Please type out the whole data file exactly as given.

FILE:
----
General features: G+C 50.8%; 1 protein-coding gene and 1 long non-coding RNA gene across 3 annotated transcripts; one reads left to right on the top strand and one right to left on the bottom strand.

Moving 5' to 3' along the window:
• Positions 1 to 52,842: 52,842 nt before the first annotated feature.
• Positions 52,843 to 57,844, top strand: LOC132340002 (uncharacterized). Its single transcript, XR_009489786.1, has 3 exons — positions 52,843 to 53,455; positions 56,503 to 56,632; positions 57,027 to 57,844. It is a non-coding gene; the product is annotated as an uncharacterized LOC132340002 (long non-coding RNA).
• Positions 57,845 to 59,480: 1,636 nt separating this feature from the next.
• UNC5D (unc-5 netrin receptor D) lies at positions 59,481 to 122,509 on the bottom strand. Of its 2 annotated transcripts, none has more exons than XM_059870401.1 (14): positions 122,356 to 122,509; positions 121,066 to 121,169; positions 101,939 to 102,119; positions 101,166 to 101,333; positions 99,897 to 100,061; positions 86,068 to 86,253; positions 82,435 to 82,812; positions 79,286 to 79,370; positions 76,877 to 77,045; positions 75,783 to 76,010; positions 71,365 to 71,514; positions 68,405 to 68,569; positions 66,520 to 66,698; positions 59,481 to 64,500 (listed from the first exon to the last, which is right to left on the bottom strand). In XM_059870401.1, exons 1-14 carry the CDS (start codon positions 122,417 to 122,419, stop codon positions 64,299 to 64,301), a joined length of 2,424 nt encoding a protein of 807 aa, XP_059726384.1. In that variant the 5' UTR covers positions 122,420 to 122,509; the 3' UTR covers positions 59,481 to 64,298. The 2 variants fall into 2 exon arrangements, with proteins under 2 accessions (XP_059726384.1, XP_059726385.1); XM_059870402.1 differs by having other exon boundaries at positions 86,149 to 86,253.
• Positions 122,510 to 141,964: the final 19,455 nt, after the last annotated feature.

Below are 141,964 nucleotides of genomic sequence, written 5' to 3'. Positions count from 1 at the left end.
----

General features: G+C 50.8%; 1 protein-coding gene and 1 long non-coding RNA gene across 3 annotated transcripts; one reads left to right on the top strand and one right to left on the bottom strand.

Moving 5' to 3' along the window:
• Positions 1 to 52,842: 52,842 nt before the first annotated feature.
• Positions 52,843 to 57,844, top strand: LOC132340002 (uncharacterized). Its single transcript, XR_009489786.1, has 3 exons — positions 52,843 to 53,455; positions 56,503 to 56,632; positions 57,027 to 57,844. It is a non-coding gene; the product is annotated as an uncharacterized LOC132340002 (long non-coding RNA).
• Positions 57,845 to 59,480: 1,636 nt separating this feature from the next.
• UNC5D (unc-5 netrin receptor D) lies at positions 59,481 to 122,509 on the bottom strand. Of its 2 annotated transcripts, none has more exons than XM_059870401.1 (14): positions 122,356 to 122,509; positions 121,066 to 121,169; positions 101,939 to 102,119; positions 101,166 to 101,333; positions 99,897 to 100,061; positions 86,068 to 86,253; positions 82,435 to 82,812; positions 79,286 to 79,370; positions 76,877 to 77,045; positions 75,783 to 76,010; positions 71,365 to 71,514; positions 68,405 to 68,569; positions 66,520 to 66,698; positions 59,481 to 64,500 (listed from the first exon to the last, which is right to left on the bottom strand). In XM_059870401.1, exons 1-14 carry the CDS (start codon positions 122,417 to 122,419, stop codon positions 64,299 to 64,301), a joined length of 2,424 nt encoding a protein of 807 aa, XP_059726384.1. In that variant the 5' UTR covers positions 122,420 to 122,509; the 3' UTR covers positions 59,481 to 64,298. The 2 variants fall into 2 exon arrangements, with proteins under 2 accessions (XP_059726384.1, XP_059726385.1); XM_059870402.1 differs by having other exon boundaries at positions 86,149 to 86,253.
• Positions 122,510 to 141,964: the final 19,455 nt, after the last annotated feature.

Below are 141,964 nucleotides of genomic sequence, written 5' to 3'. Positions count from 1 at the left end.